Listen Up, DeKalb. Public Meetings Must Allow Public Comment


**Update: You may have noticed we were offline most of the day yesterday, due to the host’s making a change in server hardware. The last step, restoration of data via a backup, left a draft version of this post that I’ve tinkered with and republished.

Winnebago County has opened up its board committee meetings to public comment, according to an article.

There’s a federal lawsuit involved and the judge in the case has confirmed the requirement for public comment, though the county claims it has always planned to comply with the new provision of the Open Meetings Act anyhow. The Open Meetings Act is a state law.

The county began to allow public comment at committee meetings after the newly elected board organized on Dec. 3. The move was needed to comply with a 2011 change to the Open Meetings Act.

Mike “C” Castronovo filed the lawsuit Feb. 23, 2011 in part because he was denied the ability to speak at a May 2009 Public Works Committee meeting.

Castronovo’s lawsuit stems from a time before the change to the Open Meetings Act, said Deputy State’s Attorney Dave Kurlinkus. The decision to open meetings for public comment was not a response to Castronovo’s lawsuit, “but it certainly was called to our attention through it,” Kurlinkus said.

Maybe it wasn’t a response to the lawsuit, and maybe it was. But hearing from a federal judge on the matter must be somewhat reinforcing, yes?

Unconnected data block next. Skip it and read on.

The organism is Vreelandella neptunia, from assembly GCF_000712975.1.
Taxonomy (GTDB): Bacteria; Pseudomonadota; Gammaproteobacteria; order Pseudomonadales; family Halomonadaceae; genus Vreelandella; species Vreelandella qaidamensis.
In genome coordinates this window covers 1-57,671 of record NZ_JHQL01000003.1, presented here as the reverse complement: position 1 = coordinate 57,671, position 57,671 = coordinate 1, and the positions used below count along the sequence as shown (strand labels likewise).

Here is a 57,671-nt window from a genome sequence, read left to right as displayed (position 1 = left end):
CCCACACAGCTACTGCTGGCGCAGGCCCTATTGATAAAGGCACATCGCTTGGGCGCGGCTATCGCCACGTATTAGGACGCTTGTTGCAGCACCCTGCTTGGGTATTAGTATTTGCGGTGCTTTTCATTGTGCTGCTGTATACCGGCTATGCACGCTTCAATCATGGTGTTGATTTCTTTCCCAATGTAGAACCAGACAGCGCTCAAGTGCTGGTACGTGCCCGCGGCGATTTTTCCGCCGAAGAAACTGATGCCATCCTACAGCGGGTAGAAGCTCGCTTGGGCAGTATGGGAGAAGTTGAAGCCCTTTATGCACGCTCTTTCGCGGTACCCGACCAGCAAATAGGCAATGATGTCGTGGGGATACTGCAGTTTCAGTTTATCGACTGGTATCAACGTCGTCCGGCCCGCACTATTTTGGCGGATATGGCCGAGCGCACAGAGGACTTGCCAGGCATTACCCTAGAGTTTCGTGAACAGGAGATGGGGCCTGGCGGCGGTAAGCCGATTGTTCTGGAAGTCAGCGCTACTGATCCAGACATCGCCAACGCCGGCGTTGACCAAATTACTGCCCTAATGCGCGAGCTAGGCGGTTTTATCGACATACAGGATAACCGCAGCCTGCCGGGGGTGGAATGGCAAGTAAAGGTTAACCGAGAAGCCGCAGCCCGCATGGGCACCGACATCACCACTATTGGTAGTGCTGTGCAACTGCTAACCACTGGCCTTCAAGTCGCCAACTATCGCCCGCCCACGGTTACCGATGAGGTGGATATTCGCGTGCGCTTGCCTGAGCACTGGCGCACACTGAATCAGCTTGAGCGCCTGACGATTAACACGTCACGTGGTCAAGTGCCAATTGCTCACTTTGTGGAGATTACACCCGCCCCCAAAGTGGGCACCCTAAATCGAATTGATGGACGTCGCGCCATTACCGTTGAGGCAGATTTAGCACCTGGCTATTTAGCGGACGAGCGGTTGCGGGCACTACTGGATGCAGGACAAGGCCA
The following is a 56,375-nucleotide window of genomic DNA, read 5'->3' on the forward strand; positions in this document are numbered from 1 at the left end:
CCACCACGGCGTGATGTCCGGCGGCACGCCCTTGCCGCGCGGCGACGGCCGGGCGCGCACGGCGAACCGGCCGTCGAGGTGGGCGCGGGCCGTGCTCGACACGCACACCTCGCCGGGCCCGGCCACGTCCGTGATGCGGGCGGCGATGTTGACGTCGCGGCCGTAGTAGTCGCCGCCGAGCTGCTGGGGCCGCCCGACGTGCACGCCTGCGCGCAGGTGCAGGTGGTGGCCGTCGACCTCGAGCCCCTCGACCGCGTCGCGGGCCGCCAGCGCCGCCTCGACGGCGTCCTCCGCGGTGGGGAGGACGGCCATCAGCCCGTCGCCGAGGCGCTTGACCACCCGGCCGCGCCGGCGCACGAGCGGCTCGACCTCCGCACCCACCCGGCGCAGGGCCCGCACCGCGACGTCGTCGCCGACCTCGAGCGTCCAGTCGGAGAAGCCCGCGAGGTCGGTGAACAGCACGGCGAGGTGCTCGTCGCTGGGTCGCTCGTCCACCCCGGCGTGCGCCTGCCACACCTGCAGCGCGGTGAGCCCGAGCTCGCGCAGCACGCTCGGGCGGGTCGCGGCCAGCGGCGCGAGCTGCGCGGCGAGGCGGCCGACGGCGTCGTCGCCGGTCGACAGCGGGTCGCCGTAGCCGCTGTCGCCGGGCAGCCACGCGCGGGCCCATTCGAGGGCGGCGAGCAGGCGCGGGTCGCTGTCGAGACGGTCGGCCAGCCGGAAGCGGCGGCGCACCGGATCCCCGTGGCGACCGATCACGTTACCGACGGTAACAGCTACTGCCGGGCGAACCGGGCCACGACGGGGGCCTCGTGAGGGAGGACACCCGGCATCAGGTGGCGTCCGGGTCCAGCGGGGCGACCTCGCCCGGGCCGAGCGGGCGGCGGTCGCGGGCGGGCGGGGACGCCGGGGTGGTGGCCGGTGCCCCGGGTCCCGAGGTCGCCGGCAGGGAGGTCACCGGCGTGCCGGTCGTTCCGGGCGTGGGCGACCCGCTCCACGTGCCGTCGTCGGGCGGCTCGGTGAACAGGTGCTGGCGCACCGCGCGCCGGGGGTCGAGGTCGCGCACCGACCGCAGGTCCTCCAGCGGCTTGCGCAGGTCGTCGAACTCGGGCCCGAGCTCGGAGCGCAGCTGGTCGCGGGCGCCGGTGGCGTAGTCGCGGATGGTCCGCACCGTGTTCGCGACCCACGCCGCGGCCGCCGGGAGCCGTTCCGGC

So, at some point, this piece of the Municipal Code is going to get the City of DeKalb in trouble:

c) The intent and purpose of Committee of the Whole Meetings shall be primarily for discussion of consideration items brought before the Council and various matters which require a presentation and/or upon which discussion is anticipated, but not for the passage of Ordinances or Resolutions. No public comments shall be entertained at such Committee of the Whole Meetings.(91-98)

County board committee meetings are not primarily for discussing passage of ordinances and resolutions, either, yet now it is clear they must allow public comment.

I emailed all council members with a link to the Star article to ask who would be willing to place the issue back on a meeting agenda. It’s been about a week and no one has responded. I am kind of torn between irritation at the lack of professionalism and sympathy for what must have been the sudden, shocking realization that they may have gotten bad legal advice.